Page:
Patchouli oil is good to use when you’re feeling sad and down. Its aroma tells your brain to make you feel good by producing dopamine and serotonin. This property makes it a popular and widely used essential oil.
It also stimulates your produce to produce the sex-related hormones, which are estrogen and testosterone. On your skin, it stimulate the growth of new cells, which repairs age damage, reduces scars and lightens dark spots and hyperpigmentation.
It’s an astringent, so it tightens your skin so you look younger and more beautiful.
The plant grows in Asia, native to Sri Lanka. Centuries ago, European traders valued patchouli so much they traded gold for it, weight for weight. That is, they’d pay an ounce of gold for an ounce of patchouli.
Actually, traders from the Orient brought patchouli leaves with their shipments of silk, because the strong odor of the patchouli repelled the moths which liked to eat the silk. The silk cloth absorbed the patchouli aroma, and so its scent become closely associated with Asian products in the minds of Europeans.
In more recent times, patchouli became famous as the odor hippies would burn at home or in head shops to disguise the smell of marijuana.
Warning: Patchouli probably should not be used by pregnant women. Some say it is safe after the first trimester. Consult your health practitioner.
If you use large amounts of this oil it might cause overstimulation even though it normally has a calming, sedative effect. It can make your skin skin more sensitive to sunlight, as well as result in loss of appetite, so do not use if you suffer from any eating disorders. Also, do not use if you are still recovering from an illness.
Patchouli is popular with the perfume industry, just like jasmine, rose and sandalwood. People claim it’s an aphrodisiac. Maybe that just comes as a natural consequence of how it increases the pleasure hormones in your brain.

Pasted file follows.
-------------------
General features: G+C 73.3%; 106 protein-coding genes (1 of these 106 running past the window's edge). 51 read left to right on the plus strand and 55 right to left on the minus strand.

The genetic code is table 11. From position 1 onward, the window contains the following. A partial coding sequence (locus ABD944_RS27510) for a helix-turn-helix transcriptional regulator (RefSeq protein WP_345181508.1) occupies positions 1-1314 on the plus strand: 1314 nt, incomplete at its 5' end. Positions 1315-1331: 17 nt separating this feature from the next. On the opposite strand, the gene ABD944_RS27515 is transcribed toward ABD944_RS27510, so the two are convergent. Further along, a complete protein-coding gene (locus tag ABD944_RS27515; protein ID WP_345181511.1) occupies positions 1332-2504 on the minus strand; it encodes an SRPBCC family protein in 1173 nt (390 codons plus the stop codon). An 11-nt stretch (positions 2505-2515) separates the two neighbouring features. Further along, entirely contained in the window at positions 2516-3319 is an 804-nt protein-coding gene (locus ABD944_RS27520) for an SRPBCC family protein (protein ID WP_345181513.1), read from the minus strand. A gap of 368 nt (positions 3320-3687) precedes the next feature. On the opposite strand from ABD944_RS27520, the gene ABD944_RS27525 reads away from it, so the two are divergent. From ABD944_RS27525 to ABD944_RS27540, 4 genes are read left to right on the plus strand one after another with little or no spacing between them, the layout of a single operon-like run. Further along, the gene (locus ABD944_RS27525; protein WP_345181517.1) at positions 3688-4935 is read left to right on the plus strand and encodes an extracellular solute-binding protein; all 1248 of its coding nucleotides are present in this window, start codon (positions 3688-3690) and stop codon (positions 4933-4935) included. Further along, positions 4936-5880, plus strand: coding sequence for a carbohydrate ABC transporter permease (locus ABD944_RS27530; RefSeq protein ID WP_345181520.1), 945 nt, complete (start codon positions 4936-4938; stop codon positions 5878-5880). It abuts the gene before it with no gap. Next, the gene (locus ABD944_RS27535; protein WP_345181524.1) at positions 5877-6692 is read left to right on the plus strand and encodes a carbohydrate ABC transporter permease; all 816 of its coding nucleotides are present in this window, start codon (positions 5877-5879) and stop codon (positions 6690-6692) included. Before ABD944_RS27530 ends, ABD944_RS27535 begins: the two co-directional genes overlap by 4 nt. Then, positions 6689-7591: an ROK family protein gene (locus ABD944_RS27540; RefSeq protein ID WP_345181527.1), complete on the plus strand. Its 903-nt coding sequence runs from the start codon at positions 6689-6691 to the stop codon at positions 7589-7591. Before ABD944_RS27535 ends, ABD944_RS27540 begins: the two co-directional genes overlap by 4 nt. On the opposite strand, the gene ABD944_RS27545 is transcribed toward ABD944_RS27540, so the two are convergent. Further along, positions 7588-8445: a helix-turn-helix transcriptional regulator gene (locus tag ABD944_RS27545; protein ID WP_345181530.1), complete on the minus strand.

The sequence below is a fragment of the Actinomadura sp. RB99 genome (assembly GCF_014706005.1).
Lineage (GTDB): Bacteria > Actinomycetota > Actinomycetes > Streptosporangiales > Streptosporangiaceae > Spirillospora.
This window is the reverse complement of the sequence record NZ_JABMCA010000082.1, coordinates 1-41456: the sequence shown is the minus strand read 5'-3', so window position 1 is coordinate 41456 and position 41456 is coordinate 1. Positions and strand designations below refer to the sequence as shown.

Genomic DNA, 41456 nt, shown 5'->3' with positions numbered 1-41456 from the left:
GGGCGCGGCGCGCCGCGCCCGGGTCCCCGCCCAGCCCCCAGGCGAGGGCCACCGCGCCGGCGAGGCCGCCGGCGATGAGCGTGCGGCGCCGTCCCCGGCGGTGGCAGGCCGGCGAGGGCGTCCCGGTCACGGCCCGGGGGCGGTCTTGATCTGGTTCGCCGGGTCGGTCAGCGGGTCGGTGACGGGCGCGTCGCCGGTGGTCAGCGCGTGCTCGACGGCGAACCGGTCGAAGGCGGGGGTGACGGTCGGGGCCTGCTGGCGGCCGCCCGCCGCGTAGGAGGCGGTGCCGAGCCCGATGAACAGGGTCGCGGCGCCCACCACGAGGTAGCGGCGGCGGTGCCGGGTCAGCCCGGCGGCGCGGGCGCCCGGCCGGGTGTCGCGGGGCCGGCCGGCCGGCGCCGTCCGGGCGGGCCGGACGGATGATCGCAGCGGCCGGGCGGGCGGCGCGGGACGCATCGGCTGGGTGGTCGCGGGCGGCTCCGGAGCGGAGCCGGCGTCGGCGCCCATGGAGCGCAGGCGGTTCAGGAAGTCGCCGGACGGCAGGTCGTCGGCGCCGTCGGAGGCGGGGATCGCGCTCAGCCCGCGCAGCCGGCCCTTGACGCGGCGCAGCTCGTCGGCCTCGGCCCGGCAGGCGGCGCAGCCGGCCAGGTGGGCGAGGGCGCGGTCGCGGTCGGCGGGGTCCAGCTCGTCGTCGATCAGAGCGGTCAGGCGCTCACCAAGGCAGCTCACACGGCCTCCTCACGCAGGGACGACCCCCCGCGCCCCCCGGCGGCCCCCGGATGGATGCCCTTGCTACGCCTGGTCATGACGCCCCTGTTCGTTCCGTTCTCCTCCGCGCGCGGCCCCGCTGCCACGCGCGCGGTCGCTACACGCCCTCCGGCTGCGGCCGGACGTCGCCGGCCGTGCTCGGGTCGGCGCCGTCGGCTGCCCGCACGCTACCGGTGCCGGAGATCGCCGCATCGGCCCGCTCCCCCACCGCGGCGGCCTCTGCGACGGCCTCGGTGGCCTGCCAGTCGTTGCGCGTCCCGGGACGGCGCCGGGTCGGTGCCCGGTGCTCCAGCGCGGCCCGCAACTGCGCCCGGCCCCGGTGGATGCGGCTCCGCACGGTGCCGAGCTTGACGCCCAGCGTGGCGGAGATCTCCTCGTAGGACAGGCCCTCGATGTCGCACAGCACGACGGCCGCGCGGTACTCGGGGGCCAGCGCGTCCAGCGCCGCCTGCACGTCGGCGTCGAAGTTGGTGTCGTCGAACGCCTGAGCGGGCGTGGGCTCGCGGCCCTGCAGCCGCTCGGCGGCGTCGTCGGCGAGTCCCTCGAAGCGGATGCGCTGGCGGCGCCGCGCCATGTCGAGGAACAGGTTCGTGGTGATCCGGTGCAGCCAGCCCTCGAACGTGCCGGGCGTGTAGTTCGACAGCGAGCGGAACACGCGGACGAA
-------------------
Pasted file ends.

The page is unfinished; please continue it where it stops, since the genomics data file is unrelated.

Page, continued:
It’s one of the more grounding, earthy and centering oils in aromatherapy.
It’s a skin tonic, toning and strengthing skin. It also normalizes the skin’s production of sebum. When your skin produces too much sebum or natural oil, that can lead to acne. When it doesn’t produce enough, your skin is dry. Therefore, it’s good for dry, flaking, scaling and chapped skin, including for people with sensitive or mature skin.
It helps to prevent wrinkles as well and speed up the healing of skin wounds, because it’s a cytophylactic. That means it stimulates the generation of new body cells.
It’s anti-inflammatory, calming your angry, irritated, red, rash and enflamed skin conditions.
It has antiseptic properties as well, making it a good oil to apply to minor wounds, cuts, sores, abrasion, scrapes and any other skin damage to protect against infection. It’s also anti-fungal, so it’s good to apply on athlete’s foot, jock itch and ringworm.
It’s reportedly good for sores, psoriasis, dermititis and eczema.
Because of its powerful aroma, it’s effective as an insect repellent, driving away mosquitoes.
Patchouli (Pogostemon cablin) is a member of the labiatae family. The word comes from the Tamil language patchai.
Patchouli oil comes from steam distilling the leaves. In some places people eat the leaves. And you can make an herbal tea from the leaves.
It contains: Alpha Patchoulene, Beta Patchoulene, Alpha Guaiene, Alpha Bulnesene, Caryophyllene, Norpatchoulenol, Patchouli Alcohol, Seychellene and Pogostol.
It blends well with such other essential oils as: Clary Sage, Bergamot, Lavender, Geranium and Myrrh.
Because Patchouli is an essential oil, you should not apply it to your skin directly. Put two drops into a teaspoon of a carrier oil such as olive, coconut or moringa, and mix well.
It is a thick oil, from light yellow to dark brown in color.
You can put a few drops into water in a diffuser and spray it around the world. That will make you and everybody else feel relaxed and happy.
For a great, relaxing bath, add a few drops to the hot water before you chill out in the tub.